In this section, we will now explore how to use multiple if−else conditions in lambda functions by incorporating `elif` statements. This enables us to handle more complex decision−making scenarios. Let's take a look at an example to understand this concept better.
Consider a lambda function that determines the grade based on a student's score. We can define the lambda function as follows:
get_grade = lambda score: "A" if score >= 90 else "B" if score >= 80 else "C" if score >= 70 else "D" if score >= 60 else "F"
In the above example, we have employed multiple conditions using the elif statements within the lambda function. It is important to note that these conditions are evaluated sequentially, one after another. As the evaluation progresses, if a condition is found to be true, the corresponding grade is returned. However, if none of the conditions are met, the lambda function gracefully concludes by returning the value "F". This approach ensures that each condition is checked in a specific order, enabling us to handle a range of scenarios efficiently and provide accurate results based on the given conditions.
Let's see the function in action with different scores:
print(get_grade(95)) print(get_grade(85)) print(get_grade(75)) print(get_grade(65)) print(get_grade(65))
A B C D E
As you can see from the output above, the lambda function correctly determines the grades based on the scores we provided. The order of evaluation is crucial here. If the first condition is true, it returns the corresponding grade and skips the remaining conditions. This sequential evaluation allows us to handle multiple scenarios effectively.
Nested if−else Conditions
In addition to multiple if−else conditions, we can also nest if−else statements within lambda functions to handle more intricate decision−making logic. Let's consider one more example to understand this concept.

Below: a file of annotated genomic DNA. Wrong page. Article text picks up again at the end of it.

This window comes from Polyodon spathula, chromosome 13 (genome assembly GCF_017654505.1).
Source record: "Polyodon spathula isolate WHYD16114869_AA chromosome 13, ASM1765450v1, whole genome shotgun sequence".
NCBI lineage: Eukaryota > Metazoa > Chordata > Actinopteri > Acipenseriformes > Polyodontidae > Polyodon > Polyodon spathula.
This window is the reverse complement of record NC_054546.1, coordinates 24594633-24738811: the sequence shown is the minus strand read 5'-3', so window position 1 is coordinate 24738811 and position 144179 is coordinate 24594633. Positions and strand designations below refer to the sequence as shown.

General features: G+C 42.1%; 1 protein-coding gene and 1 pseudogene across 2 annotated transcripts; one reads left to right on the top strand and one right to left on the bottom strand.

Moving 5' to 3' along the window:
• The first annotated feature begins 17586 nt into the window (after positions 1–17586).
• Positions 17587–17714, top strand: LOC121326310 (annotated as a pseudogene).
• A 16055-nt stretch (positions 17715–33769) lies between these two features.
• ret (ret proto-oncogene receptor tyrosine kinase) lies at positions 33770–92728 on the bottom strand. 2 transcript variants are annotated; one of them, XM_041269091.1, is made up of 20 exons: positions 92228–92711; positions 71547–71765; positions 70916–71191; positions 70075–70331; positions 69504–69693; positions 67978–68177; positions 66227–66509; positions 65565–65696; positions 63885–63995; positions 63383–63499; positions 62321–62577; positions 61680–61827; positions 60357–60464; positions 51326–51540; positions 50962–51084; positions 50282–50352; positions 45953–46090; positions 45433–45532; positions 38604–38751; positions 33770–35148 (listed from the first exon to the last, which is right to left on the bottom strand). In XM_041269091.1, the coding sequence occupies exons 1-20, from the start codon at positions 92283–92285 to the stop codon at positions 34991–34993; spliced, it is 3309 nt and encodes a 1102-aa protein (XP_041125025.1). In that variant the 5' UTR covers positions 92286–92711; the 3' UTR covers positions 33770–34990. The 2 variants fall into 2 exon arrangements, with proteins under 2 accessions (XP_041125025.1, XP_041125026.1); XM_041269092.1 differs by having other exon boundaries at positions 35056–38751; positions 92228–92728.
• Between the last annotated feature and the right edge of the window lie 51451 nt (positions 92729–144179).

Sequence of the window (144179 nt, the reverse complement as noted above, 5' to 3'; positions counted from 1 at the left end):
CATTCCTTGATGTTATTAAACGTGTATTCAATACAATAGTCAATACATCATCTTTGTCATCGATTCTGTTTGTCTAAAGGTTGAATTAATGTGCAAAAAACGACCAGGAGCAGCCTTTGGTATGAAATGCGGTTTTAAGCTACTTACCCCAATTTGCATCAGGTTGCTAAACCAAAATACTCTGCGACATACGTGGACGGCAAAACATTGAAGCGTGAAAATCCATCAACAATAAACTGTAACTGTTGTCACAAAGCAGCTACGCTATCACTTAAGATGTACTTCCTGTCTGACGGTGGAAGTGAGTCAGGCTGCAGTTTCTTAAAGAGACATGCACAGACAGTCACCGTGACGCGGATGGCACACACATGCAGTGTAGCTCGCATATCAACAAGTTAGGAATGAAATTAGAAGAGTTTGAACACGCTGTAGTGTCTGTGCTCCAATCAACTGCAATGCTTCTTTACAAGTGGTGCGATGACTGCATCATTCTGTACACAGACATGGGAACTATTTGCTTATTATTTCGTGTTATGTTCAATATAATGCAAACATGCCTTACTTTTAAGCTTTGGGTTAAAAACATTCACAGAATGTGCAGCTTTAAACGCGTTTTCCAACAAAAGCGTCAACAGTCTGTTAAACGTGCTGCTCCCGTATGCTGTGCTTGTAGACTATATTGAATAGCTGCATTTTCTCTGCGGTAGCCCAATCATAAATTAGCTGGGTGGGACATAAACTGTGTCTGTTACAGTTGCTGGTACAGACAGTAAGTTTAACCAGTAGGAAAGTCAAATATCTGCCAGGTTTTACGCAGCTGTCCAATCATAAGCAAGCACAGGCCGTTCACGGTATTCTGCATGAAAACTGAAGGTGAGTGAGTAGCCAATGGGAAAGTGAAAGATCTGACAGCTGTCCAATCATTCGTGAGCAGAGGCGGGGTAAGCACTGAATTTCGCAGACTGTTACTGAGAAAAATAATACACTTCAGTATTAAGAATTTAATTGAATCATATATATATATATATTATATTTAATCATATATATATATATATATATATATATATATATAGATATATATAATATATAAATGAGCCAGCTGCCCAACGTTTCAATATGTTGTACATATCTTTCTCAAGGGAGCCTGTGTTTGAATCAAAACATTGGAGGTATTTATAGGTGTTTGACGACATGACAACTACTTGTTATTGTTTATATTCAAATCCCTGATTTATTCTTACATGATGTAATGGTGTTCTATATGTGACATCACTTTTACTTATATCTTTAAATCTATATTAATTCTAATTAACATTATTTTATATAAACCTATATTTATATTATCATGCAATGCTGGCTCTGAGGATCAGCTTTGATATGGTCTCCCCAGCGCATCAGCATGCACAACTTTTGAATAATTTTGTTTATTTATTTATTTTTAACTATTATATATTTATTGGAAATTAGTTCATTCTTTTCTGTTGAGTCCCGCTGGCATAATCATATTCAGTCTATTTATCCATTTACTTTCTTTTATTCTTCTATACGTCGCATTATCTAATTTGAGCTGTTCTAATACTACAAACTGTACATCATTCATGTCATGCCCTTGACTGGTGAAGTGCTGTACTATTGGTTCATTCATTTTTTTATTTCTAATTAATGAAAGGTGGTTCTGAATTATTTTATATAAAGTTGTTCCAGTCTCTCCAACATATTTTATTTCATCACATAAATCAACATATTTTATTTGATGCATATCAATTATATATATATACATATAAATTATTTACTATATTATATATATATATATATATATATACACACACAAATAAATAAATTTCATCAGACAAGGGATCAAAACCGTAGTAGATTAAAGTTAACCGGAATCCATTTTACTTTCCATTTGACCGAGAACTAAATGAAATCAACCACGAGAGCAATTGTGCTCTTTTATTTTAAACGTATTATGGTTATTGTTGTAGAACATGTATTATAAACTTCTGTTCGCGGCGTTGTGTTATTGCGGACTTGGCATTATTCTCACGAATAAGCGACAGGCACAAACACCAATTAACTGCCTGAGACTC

Suppose we want to categorize a number into different ranges: "Positive" if it's greater than 0, "Negative" if it's less than 0, and "Zero" if it's exactly 0. We can define a lambda function with nested if−else conditions as follows:
categorize_number = lambda num: "Positive" if num > 0 else "Negative" if num < 0 else "Zero"
In this example, the lambda function checks if the number is greater than 0. If true, it returns "Positive". Otherwise, it proceeds to the nested condition and checks if the number is less than 0. If true, it returns "Negative". If none of the conditions are met, it returns "Zero".
Let's test the function with different numbers:
print(categorize_number(5)) print(categorize_number(-2)) print(categorize_number(0))
Positive Negative Zero
As demonstrated in the output above, the lambda function with nested if−else conditions categorizes the numbers correctly based on the defined logic. This technique allows us to handle intricate decision−making scenarios efficiently.
In this tutorial, we have explored the versatility of Python lambda functions and learned how to incorporate if, else, and elif statements within them. By using lambda functions, we can create concise and efficient code without the need for formal function definitions. We have seen examples of using if, else, and elif statements in lambda functions, including handling multiple conditions and nesting if−else statements. These techniques allow us to handle complex decision−making scenarios in a compact and readable manner. We also provided working examples for each of the scenarios.